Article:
The next time a recruiter calls you – maybe you will get a little smirk on your face because you just don’t know if they are recruiting naked.

Dying from the Lack of Vision

There is a passage in The Bible that says, “Where there is no vision, the people perish.” As a former minister, I always approached this from a church leadership point of view. If there wasn’t adequate planning, recruitment of leadership, budgeting, and gaining agreement from key leaders who could garner support from others….you were setting ourself up to fail. But now that I am in the corporate world, I see this verse from a different perspective.

Businesses have these policies and procedures and vendors and impenetrable list of things that they will and will not consider. Companies are hesitant to try a new vendor because they have a long relationship with their current vendor. But I have to ask, doesn’t that breed complacency? And not just from one side of the relationship, but both? Could it be that you might receive better service, better results, and a higher ROI from using someone else that is truly hungry for your business? Look, I’m not saying that in all cases a long term relationship should be dismissed to go take a shot with an unknown, but are you evaluating your current vendors without emotions and looking solely on the results? Are you ignoring the work or service that a current vendor is providing because you are too busy to consider making a change….or even worse, too lazy to make that change?

What about restrictions that we place through Job Descriptions? Your list of MUST HAVES might just be eliminating a better candidate with a bigger upside that doesn’t come from your cookie cutter ideal work history background. I was at an open house event the other day for a new collection center…a call center with 350 employees. Their CEO was recently recognized as the Best CEO in Austin. Would it surprise you to know that this CEO had absolutely no experience with call centers or collections prior to joining this organization? He was in IT marketing. I bet the person leading HR though had a job description that was very detailed and said that the CEO would need 20+ years of call center and collections experience, but somehow this guy has proven to be very good at what he does, although he had a bit of a learning curve.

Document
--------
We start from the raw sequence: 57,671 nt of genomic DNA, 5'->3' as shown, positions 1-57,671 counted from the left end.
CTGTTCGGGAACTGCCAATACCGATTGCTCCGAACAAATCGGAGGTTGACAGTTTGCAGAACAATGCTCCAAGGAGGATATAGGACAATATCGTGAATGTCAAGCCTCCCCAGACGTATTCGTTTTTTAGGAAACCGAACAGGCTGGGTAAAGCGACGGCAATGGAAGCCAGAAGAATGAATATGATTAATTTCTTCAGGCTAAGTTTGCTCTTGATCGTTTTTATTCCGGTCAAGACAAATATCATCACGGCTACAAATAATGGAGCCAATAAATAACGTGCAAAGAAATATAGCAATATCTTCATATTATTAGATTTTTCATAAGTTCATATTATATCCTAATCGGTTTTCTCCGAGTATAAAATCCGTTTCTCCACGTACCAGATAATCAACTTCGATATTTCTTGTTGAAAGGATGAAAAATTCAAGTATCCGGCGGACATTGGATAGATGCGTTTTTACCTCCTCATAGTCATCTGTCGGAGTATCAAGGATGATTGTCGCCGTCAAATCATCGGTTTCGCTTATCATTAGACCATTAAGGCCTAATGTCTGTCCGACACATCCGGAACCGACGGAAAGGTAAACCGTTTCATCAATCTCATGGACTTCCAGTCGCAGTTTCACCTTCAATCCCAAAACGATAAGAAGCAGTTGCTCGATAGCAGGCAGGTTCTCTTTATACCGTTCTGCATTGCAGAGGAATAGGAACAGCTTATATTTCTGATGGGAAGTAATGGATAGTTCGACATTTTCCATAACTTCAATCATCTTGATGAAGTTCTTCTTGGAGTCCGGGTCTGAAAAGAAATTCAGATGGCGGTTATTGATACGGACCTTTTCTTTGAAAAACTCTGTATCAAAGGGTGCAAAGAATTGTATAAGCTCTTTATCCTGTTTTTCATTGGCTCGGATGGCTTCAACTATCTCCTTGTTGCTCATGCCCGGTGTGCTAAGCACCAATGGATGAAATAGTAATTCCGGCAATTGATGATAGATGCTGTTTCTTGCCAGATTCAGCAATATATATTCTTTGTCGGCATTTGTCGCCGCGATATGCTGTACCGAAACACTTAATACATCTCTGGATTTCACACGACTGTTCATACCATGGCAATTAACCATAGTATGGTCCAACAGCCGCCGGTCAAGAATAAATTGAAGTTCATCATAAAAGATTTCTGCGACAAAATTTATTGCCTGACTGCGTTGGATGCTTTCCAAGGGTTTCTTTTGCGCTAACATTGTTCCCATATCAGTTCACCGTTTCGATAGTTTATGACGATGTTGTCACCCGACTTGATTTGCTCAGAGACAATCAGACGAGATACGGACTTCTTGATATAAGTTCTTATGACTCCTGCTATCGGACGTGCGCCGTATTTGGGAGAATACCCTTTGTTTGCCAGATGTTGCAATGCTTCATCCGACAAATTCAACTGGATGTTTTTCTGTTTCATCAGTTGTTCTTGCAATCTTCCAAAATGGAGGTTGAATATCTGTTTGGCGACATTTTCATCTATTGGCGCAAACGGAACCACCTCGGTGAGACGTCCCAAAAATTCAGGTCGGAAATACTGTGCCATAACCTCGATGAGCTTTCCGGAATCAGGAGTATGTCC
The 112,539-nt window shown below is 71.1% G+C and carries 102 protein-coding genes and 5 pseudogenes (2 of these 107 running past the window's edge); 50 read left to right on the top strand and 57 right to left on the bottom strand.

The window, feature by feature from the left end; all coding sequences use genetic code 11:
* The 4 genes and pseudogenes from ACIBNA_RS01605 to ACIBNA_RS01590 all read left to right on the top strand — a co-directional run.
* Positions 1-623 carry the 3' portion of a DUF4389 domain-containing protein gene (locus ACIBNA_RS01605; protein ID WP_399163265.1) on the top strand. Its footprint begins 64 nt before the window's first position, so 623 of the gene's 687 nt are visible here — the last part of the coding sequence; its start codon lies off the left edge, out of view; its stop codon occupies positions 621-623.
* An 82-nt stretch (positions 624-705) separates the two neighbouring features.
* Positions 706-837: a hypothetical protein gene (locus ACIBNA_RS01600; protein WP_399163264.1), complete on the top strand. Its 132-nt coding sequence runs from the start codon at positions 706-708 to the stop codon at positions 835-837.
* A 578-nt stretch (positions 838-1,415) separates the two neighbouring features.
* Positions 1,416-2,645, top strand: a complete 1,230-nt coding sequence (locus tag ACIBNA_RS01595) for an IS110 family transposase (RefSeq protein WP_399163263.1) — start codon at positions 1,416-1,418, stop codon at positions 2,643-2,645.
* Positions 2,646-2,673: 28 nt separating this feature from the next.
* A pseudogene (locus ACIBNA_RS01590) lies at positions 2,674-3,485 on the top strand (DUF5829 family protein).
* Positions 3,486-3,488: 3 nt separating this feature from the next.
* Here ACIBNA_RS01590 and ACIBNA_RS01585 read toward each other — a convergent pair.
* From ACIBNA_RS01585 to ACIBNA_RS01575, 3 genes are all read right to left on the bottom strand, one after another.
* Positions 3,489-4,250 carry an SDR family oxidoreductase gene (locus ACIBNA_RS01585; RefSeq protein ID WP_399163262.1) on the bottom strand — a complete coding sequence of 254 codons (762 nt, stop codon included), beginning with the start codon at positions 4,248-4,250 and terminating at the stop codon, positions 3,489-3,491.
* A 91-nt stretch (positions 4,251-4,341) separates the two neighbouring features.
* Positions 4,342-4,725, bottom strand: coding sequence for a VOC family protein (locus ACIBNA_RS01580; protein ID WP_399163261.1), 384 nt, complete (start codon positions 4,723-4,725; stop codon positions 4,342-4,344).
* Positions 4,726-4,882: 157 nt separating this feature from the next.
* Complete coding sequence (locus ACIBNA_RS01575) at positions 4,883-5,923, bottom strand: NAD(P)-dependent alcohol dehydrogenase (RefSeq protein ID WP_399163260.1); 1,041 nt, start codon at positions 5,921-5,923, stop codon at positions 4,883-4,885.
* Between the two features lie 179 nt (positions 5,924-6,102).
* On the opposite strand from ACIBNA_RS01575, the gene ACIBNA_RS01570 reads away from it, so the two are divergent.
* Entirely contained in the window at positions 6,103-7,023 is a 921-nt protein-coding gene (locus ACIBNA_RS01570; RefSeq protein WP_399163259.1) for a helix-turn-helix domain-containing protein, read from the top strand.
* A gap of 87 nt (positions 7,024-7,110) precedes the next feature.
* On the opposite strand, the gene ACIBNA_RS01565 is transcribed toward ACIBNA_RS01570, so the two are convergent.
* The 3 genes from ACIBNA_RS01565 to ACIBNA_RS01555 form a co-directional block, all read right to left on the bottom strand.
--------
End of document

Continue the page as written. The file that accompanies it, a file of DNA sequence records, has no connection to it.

I’ve mentioned before about companies who have screening questions set up as part of the application process (I use these too but it the right manner) where if someone answers a single question in the less than perfect response…they are eliminated by a computer without anyone ever considering the candidate as a whole to see what other attributes might be more valuable than the one thing that didn’t line up perfectly. A large recruiting firm – The Right Thing – does this, but I’m here to say, this is the wrong thing! They aren’t the only ones, lots of companies do this and you are missing out on great candidates by being so tight in your evaluations.

I love the TV show, Undercover Boss. Time after time, these bosses have come into the organization from some other industry and don’t understand what it takes to do all of the jobs that they oversee. That doesn’t mean they aren’t ver good at their jobs, or that they shouldn’t be allowed to manage those teams. It does show that the organization, in their cases, looked at other skills like leadership, planning, adaptability, communication, and other factors and determined that they were the right type of person who would commit themselves to learning this new industry. They had vision.

Vision, for the sake of this post, is being able to strategically look at a total individual and all that encompasses that person in an effor to evaluate all of the things they could add to a team or o a division or to an organization in the log run, not just a short term fix. Are there absolutes that must be in place fr some roles….of course. But how has your vision been clouded by comfort, lack of time, or laziness? Are you missing out on better options because of your cataracts of comfort?

Vision is required to be our best…and this isn’t a one time vision that lasts forever. It must be reevaluated and analyzed routinely. Take a hard look today at the areas of responsibility that you have and see if it’s time for a fresh look and new evaluation. It might just mean the difference of living or dying.